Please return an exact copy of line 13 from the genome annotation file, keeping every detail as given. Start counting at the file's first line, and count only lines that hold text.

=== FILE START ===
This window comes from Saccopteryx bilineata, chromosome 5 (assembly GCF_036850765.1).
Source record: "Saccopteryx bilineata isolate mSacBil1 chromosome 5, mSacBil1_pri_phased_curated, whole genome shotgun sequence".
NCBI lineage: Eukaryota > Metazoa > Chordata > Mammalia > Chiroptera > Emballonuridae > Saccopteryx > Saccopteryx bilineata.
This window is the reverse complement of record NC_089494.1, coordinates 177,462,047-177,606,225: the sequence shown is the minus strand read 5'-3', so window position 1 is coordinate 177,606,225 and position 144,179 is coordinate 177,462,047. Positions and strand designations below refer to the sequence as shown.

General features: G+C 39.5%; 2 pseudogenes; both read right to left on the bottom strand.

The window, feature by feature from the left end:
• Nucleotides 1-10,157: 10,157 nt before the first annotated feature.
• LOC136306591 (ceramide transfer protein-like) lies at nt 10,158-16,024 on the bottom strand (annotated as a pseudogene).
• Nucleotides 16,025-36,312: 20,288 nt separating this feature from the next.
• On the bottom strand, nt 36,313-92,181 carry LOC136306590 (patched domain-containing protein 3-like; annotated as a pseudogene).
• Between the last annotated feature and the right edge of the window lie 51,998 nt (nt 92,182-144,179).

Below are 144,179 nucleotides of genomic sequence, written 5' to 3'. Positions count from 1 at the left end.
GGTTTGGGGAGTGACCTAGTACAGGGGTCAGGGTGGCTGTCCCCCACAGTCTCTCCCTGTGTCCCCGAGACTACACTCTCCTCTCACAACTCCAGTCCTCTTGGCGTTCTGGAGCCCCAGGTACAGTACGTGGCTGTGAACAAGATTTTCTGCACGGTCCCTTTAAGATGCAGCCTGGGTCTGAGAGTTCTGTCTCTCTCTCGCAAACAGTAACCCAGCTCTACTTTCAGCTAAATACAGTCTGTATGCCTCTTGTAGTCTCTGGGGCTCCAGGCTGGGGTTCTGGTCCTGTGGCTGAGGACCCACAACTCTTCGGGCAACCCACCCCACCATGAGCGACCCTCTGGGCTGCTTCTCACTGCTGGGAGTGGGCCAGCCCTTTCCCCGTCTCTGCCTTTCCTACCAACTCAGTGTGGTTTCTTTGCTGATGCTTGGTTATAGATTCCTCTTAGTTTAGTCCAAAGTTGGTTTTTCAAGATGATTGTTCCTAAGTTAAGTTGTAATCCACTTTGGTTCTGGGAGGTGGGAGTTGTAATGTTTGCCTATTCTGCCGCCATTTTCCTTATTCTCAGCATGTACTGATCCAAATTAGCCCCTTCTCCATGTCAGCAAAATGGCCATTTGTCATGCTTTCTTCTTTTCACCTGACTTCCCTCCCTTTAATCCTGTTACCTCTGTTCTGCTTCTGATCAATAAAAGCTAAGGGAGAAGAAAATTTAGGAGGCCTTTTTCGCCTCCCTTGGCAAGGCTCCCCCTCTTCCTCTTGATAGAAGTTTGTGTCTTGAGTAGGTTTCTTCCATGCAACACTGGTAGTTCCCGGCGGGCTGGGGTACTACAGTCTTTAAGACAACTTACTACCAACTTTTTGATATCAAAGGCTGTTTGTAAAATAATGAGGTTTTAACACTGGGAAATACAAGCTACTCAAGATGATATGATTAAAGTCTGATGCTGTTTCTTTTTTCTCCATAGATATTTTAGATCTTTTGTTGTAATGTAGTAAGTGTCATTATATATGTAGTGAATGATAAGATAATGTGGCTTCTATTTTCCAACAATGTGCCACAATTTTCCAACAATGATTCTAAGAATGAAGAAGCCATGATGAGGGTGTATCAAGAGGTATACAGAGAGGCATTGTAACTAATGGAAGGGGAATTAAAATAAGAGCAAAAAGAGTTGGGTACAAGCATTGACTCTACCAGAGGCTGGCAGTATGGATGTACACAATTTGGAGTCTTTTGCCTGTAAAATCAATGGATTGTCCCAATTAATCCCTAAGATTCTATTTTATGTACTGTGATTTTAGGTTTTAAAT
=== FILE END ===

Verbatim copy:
GGTTTGGGGAGTGACCTAGTACAGGGGTCAGGGTGGCTGTCCCCCACAGTCTCTCCCTGTGTCCCCGAGACTACACTCTCCTCTCACAACTCCAGTCCTCTTGGCGTTCTGGAGCCCCAGGTACAGTACGTGGCTGTGAACAAGATTTTCTGCACGGTCCCTTTAAGATGCAGCCTGGGTCTGAGAGTTCTGTCTCTCTCTCGCAAACAGTAACCCAGCTCTACTTTCAGCTAAATACAGTCTGTATGCCTCTTGTAGTCTCTGGGGCTCCAGGCTGGGGTTCTGGTCCTGTGGCTGAGGACCCACAACTCTTCGGGCAACCCACCCCACCATGAGCGACCCTCTGGGCTGCTTCTCACTGCTGGGAGTGGGCCAGCCCTTTCCCCGTCTCTGCCTTTCCTACCAACTCAGTGTGGTTTCTTTGCTGATGCTTGGTTATAGATTCCTCTTAGTTTAGTCCAAAGTTGGTTTTTCAAGATGATTGTTCCTAAGTTAAGTTGTAATCCACTTTGGTTCTGGGAGGTGGGAGTTGTAATGTTTGCCTATTCTGCCGCCATTTTCCTTATTCTCAGCATGTACTGATCCAAATTAGCCCCTTCTCCATGTCAGCAAAATGGCCATTTGTCATGCTTTCTTCTTTTCACCTGACTTCCCTCCCTTTAATCCTGTTACCTCTGTTCTGCTTCTGATCAATAAAAGCTAAGGGAGAAGAAAATTTAGGAGGCCTTTTTCGCCTCCCTTGGCAAGGCTCCCCCTCTTCCTCTTGATAGAAGTTTGTGTCTTGAGTAGGTTTCTTCCATGCAACACTGGTAGTTCCCGGCGGGCTGGGGTACTACAGTCTTTAAGACAACTTACTACCAACTTTTTGATATCAAAGGCTGTTTGTAAAATAATGAGGTTTTAACACTGGGAAATACAAGCTACTCAAGATGATATGATTAAAGTCTGATGCTGTTTCTTTTTTCTCCATAGATATTTTAGATCTTTTGTTGTAATGTAGTAAGTGTCATTATATATGTAGTGAATGATAAGATAATGTGGCTTCTATTTTCCAACAATGTGCCACAATTTTCCAACAATGATTCTAAGAATGAAGAAGCCATGATGAGGGTGTATCAAGAGGTATACAGAGAGGCATTGTAACTAATGGAAGGGGAATTAAAATAAGAGCAAAAAGAGTTGGGTACAAGCATTGACTCTACCAGAGGCTGGCAGTATGGATGTACACAATTTGGAGTCTTTTGCCTGTAAAATCAATGGATTGTCCCAATTAATCCCTAAGATTCTATTTTATGTACTGTGATTTTAGGTTTTAAAT